Praying For Peace

With the high holy days of Rosh Hashanah beginning at sunset today, and Yom Kippur coming Oct. 1, Rabbi Peter Schaktman of Temple Emanu-El celebrates the rights of the individual while teaching peace and tolerance

Friday - September 22, 2006
By Chad Pata
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The rabbi enjoys a ‘pretend’ lunch with preschoolers Abby Polzin, Keean Scholly-Bromwell, Max Roth and Kyra Hufano-Kravetz
The rabbi enjoys a ‘pretend’ lunch with preschoolers Abby
Polzin, Keean Scholly-Bromwell, Max Roth and Kyra
Hufano-Kravetz

Throughout history we humans have built walls to separate ourselves from those that differ from us. Americans build them today to keep out Mexicans just as the Chinese did more than 2,000 years ago to keep out Mongols.

Isolationism, however, may not be the answer in the modern world where divergent ideas have led to increased tensions. Take the example of Rabbi Peter Schaktman, the new rabbi of Temple Emanu-El in Nuuanu.

Upon graduating from Oberlin College in Ohio, Schaktman moved to Israel where he would attend his first year of rabbinical school. Before enrolling in the studies that would become his life’s work, he felt he had more important things to take on.

He signed on with a group named Interns for Peace that placed Jewish volunteers into Arab villages within Israel to assist in community service. Not for a few hours a week, but to live among them for a period of almost two years.


“It was during the 1982 war in Lebanon, so it was a tough time to be doing Arab/Jewish relations,” says Schaktman, who has been visiting Israel since high school.

“But it was very important to me at the time since my understanding of the Jewish commitment involved something called Tikkun Olan, which loosely translated means ‘the repair of the world.‘Before I could teach others about this I needed to demonstrate to myself that I was willing to invest my own body and my own self into this kind of work.”

So there he was, a meek Jewish kid from New York City, living among those who were supposed to be sworn to destroy him and his kind. But what he found might surprise those who think there is no way to resolve the Jewish/Arab disagreements.

“At first I was very nervous, very skeptical and I felt like a real sort of stranger,” says Schaktman. “By the time I was done my favorite place in Israel was that village. That’s where I felt safest, that’s where my community was, it was a wonderful place to live.”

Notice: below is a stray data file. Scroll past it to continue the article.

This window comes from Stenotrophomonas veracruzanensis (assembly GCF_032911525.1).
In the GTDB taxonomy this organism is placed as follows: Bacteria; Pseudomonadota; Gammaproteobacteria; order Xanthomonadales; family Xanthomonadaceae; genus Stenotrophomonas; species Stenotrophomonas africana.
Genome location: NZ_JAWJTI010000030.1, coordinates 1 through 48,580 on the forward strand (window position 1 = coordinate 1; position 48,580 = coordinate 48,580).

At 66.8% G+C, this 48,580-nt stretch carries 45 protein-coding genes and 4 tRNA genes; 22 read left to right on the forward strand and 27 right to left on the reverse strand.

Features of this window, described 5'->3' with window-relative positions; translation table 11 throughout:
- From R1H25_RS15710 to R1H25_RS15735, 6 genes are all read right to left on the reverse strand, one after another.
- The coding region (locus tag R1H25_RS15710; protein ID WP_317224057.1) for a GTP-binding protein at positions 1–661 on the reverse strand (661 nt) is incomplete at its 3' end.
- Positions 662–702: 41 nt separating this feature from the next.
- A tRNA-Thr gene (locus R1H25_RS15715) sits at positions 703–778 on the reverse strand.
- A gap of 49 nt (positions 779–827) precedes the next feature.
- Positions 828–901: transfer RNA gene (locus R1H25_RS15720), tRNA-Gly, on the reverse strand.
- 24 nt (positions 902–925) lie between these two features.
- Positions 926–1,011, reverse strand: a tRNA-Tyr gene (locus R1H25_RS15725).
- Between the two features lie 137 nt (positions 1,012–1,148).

His work there in Kfar Qara involved organizing bilateral projects ranging from school field trips with Arab and Jewish kids to construction projects with mixed workers. Most impressively, it was the Arabs who paid for Schaktman to stay and help in the community.

While the actions helped heal wounds in this wartorn community, in some ways it may have been just the idea of the work that helped change some Israelis’paradigm.

“It meant so much not just to the Arabs we lived among, but also to the Jews we met outside of the village,” says Schaktman. “They couldn’t believe it was possible for Jews to live in an Arab village and be happy and be safe.”

Despite these steps that he and many others took to help aid relations within Israel, the situation as it stands now does not give him much hope.

“The thing with the Middle East, and Israel in particular, is that at any given point you sort of think that this is the worst it can get,” says Schaktman, “it can only get better after this, and then it gets worse.

“I want to believe that there is a camp in the Palestinian community that really wants to make peace with the state of Israel and work in cooperation with it. I do believe there are some people who have that feeling. But with the behavior of the Palestinians, there seems to be no partner on the other side. I come to this from a very dovish point of view and am now feeling great despair.”

Interns for Peace still operates in Israel, where it has 200 volunteers engaging 80,000 Israelis in inter-community projects. While they are helping individuals appreciate diversity, the overall problem of peace is going to take something more, according to Schaktman.


“Things in the Middle East are often not how they appear to our Western eyes,” says Schaktman.

“I don’t think anyone in the West could have predicted Sadat’s overture to Israel (referring to Egyptian President Anwar Sadat’s approaching of Israel with a peace agreement in 1977 after four years of war). It happened sort of out of nowhere because, in Middle Eastern time, the gong struck. No one saw it coming, and I am hopeful that in some way that will happen with this, that at some point it will all just turn around.”

His concerns with the Holy Land aside, Schaktman has some big responsibilities here in his new home in the Islands. He recently has taken over as the only congregational rabbi on Oahu, serving more than 250 families at Temple Emanu-El in Nuuanu Valley.

He came here originally to serve as the interim rabbi while the Temple sought a replacement for Rabbi Avi Magid when he stepped down for health reasons last July. But after extensive research, the temple came

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